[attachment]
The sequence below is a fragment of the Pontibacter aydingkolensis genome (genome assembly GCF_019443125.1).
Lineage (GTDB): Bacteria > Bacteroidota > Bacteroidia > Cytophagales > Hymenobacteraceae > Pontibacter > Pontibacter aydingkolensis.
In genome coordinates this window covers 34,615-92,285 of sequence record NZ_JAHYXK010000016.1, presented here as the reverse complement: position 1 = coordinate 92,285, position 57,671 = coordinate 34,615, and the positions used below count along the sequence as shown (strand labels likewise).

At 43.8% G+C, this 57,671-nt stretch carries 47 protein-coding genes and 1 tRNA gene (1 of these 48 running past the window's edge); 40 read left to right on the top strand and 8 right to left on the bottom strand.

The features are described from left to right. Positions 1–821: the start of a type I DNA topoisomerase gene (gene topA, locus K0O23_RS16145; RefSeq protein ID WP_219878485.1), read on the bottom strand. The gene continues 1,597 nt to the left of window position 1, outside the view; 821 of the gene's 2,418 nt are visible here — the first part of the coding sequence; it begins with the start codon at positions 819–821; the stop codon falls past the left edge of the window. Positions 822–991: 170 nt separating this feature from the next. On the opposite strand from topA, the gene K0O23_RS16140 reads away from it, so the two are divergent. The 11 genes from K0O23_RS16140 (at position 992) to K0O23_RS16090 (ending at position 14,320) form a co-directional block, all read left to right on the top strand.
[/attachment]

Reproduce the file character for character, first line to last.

The sequence below is a fragment of the Pontibacter aydingkolensis genome (genome assembly GCF_019443125.1).
Lineage (GTDB): Bacteria > Bacteroidota > Bacteroidia > Cytophagales > Hymenobacteraceae > Pontibacter > Pontibacter aydingkolensis.
In genome coordinates this window covers 34,615-92,285 of sequence record NZ_JAHYXK010000016.1, presented here as the reverse complement: position 1 = coordinate 92,285, position 57,671 = coordinate 34,615, and the positions used below count along the sequence as shown (strand labels likewise).

At 43.8% G+C, this 57,671-nt stretch carries 47 protein-coding genes and 1 tRNA gene (1 of these 48 running past the window's edge); 40 read left to right on the top strand and 8 right to left on the bottom strand.

The features are described from left to right. Positions 1–821: the start of a type I DNA topoisomerase gene (gene topA, locus K0O23_RS16145; RefSeq protein ID WP_219878485.1), read on the bottom strand. The gene continues 1,597 nt to the left of window position 1, outside the view; 821 of the gene's 2,418 nt are visible here — the first part of the coding sequence; it begins with the start codon at positions 819–821; the stop codon falls past the left edge of the window. Positions 822–991: 170 nt separating this feature from the next. On the opposite strand from topA, the gene K0O23_RS16140 reads away from it, so the two are divergent. The 11 genes from K0O23_RS16140 (at position 992) to K0O23_RS16090 (ending at position 14,320) form a co-directional block, all read left to right on the top strand.